Looking around this website, you might draw the conclusion that my brothers and I think that drinking beer is a barrel of fun and that we promote the irresponsible abuse of alcohol. Nothing could be further from the truth! We promote the responsible abuse of alcohol!
Seriously, though, here are some thoughts and helpful advice that might put some of your concerns to rest.
Alcoholism is a serious, addicting, disease. I have had grandparents, uncles, aunts and cousins who were alcoholics that struggled with this for years, and in at least one case resulting in a premature death due to alcohol abuse. So I am aware of how debilitating and disruptive the addiction can be.
Contrary to what you might think from looking at the site, I am in complete control of my own drinking. Our once-a-month meetings are very often the only time I will drink during the month. If I'm not feeling well, I may have only one beer. If we miss a month, that's okay too. We're purely recreational drinkers here. In fact, I would venture to say that drinking as a group keeps any of us from getting out of line. I can't recall a Dad's Night Out in which anyone drank to the point of getting sick or out of control—okay, nodding off perhaps, but any dad can do that at any time, even without the aid of alcohol! 8^)
There are some people, however, who can't control their drinking. They drink to be drunk. They drink alone. They drink at work. They drink to escape. They frequently don't remember where they have been the night before. They wake up feeling ill. Their addiction to alcohol has affected their employment and their relationships. If that is you, you shouldn't be out in bars; the temptation to fall off of the wagon is too great. Actually, you shouldn't even be visiting this website! Talk to your doctor and get help. A good resource for those suffering with alcholism and their loved ones is Alcoholics Anonymous: www.aa.org.
With the exception of myself, most of the guys who meet for monthly DNO blowouts live in New York City, where we are blessed with a 24-hour public transit system that gets us all home. In addition, there are literally thousands of yellow cabs. If one of us has to drive to or from these events, they stop drinking hours in advance. In the rare case where we have attended drinking events out of town, there is always a designated driver.
In my own case, I take commuter railway into Grand Central and travel by cab or public bus or subway. When I get back home, either I walk, or my wife picks me up at the station.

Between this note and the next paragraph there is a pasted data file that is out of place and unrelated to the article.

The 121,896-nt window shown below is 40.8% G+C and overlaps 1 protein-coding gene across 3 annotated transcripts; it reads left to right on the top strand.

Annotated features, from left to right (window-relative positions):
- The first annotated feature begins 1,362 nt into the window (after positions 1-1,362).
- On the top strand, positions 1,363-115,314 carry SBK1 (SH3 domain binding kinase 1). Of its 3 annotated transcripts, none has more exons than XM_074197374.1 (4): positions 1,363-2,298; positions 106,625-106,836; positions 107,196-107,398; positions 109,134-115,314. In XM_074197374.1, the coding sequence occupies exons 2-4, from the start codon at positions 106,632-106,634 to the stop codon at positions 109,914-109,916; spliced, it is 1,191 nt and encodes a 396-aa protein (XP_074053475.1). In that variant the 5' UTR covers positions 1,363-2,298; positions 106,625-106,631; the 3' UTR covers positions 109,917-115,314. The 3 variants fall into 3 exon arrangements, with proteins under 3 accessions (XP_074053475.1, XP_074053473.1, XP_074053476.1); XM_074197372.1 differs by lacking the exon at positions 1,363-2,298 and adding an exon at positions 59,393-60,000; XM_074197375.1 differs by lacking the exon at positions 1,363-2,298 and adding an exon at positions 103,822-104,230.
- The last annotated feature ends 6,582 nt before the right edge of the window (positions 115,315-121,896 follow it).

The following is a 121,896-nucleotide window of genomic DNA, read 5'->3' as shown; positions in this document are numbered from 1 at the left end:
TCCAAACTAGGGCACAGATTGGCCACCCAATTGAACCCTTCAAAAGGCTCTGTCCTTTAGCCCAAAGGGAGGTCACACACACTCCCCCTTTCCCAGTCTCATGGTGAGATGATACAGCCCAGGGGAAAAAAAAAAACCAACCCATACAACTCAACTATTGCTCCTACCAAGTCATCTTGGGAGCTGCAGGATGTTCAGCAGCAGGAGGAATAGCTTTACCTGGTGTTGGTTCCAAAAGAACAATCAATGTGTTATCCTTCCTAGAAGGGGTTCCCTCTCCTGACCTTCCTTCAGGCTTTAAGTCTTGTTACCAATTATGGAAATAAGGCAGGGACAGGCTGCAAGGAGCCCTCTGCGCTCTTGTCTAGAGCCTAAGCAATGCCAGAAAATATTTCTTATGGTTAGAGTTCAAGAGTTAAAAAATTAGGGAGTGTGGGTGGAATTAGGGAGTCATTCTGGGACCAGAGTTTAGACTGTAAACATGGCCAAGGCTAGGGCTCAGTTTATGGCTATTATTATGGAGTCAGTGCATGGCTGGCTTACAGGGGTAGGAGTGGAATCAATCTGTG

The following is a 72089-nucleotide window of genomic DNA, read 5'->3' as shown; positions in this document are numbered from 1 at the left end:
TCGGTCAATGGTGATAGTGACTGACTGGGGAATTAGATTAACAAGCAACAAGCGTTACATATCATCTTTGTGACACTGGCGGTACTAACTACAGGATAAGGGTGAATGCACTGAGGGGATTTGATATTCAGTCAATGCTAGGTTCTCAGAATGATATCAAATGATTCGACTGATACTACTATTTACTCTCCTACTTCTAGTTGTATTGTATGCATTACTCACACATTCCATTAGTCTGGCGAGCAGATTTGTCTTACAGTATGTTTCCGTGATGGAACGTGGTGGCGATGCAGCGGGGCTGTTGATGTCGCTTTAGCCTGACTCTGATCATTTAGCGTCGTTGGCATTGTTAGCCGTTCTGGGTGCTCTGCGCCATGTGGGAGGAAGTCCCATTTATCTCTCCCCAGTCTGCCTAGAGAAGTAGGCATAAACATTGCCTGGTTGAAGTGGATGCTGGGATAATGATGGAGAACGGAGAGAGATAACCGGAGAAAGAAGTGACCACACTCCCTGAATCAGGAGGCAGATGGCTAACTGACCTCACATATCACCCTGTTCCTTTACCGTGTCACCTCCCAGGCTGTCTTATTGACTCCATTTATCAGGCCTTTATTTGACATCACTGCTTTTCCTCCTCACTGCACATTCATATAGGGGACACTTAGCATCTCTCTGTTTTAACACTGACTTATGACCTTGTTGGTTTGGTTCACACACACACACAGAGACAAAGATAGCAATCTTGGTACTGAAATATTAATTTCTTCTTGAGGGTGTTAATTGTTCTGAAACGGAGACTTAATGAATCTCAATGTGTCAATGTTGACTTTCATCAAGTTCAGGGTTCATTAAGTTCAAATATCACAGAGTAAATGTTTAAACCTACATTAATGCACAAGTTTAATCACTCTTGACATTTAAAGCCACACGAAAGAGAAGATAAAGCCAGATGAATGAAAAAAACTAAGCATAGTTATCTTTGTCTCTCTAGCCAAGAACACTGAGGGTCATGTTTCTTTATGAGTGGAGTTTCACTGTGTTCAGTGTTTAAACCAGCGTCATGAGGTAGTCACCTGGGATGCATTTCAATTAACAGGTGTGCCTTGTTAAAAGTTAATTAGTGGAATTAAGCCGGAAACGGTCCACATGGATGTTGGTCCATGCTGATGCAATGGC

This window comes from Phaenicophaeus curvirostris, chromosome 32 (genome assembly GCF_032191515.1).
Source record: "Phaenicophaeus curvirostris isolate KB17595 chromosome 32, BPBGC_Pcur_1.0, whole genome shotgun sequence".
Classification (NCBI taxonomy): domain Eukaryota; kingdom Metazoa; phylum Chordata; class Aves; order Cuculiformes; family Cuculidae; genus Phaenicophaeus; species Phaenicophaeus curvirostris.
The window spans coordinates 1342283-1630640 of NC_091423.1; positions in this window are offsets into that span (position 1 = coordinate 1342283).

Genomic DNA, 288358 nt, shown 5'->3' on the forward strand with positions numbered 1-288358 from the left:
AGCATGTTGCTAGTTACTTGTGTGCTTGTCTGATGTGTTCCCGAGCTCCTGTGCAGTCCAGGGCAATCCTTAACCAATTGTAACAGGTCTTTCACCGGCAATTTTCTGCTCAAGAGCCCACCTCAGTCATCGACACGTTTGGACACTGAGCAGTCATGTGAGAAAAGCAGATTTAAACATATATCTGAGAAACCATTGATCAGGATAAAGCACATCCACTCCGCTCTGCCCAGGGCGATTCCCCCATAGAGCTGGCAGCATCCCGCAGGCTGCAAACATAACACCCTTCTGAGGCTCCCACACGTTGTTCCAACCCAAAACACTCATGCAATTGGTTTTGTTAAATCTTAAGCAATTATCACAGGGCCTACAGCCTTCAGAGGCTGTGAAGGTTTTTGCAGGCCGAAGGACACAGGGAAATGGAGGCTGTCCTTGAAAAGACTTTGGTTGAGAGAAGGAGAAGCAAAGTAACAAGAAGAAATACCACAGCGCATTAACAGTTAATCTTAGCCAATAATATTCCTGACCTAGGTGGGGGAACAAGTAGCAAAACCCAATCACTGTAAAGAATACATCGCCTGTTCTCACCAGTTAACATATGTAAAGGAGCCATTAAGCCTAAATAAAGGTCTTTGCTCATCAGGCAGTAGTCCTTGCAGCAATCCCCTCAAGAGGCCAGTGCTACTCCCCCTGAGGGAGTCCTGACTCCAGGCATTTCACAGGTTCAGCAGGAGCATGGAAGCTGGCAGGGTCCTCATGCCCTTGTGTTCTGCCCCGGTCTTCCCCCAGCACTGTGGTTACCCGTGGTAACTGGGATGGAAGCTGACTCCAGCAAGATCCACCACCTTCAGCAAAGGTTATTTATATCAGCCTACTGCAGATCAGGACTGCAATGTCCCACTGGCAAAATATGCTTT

If you drink and drive while impaired, you're a chump! Not only that, you are putting other people's lives into jeopardy. Get off of the road, sleep it off, get a motel room, whatever. Do the responsible thing. Don't drink and drive.
As parents, we can't condone it. Teens are not yet able to handle the responsibility that comes with drinking. First of all, it's illegal. Then, there are the obvious health risks to overconsumption. Let's face it, teens don't have enough experience with drinking to be able to judge when they are consuming too much alcohol too quickly. In fact, a teenager doesn't even have to consume a single drop of alcohol to show poor judgment regarding alcohol: all they have to do is get into a drunk friend's car. And when a situation does get out of control, many teens are reluctant to call their parents for help because underage drinking is illegal.
Parents need to be proactive role models with their children, particularly in discussing these issues when they are young. A good resource for information on how to do that is Mothers Against Drunk Driving (MADD): www.madd.org/.
We typically meet on a Thursday night; most of us work on Fridays, and nobody likes to wake up for work feeling like dog breath. This tends to have a modest limiting effect on our carousing. As a group, we keep an eye out for each other. About the wildest we get is that we are sometimes a bit too loud!
It's important to know your own limits. In all honesty, it's rare that I get a hangover. As you can see from photos on the website, I'm quite a bit overweight. And while I wouldn't recommend that to anyone, it does give me a greater tolerance to alcohol than my thinner friends. I have more tissue and more blood than most people; as a result, I can consume a lot of alcohol and my blood alcohol level will stay lower than would that of smaller person. (On the other hand, my liver still has to process all of those toxins, so it's a good thing I don't drink too often.) I'm not saying this as a point of pride, but please don't use my rate of consumption as a guide to your own drinking.
Our primary goal in getting together is to have a great time. We always respect each other's self-limiting behavior; there's never any pressure to drink at DNO.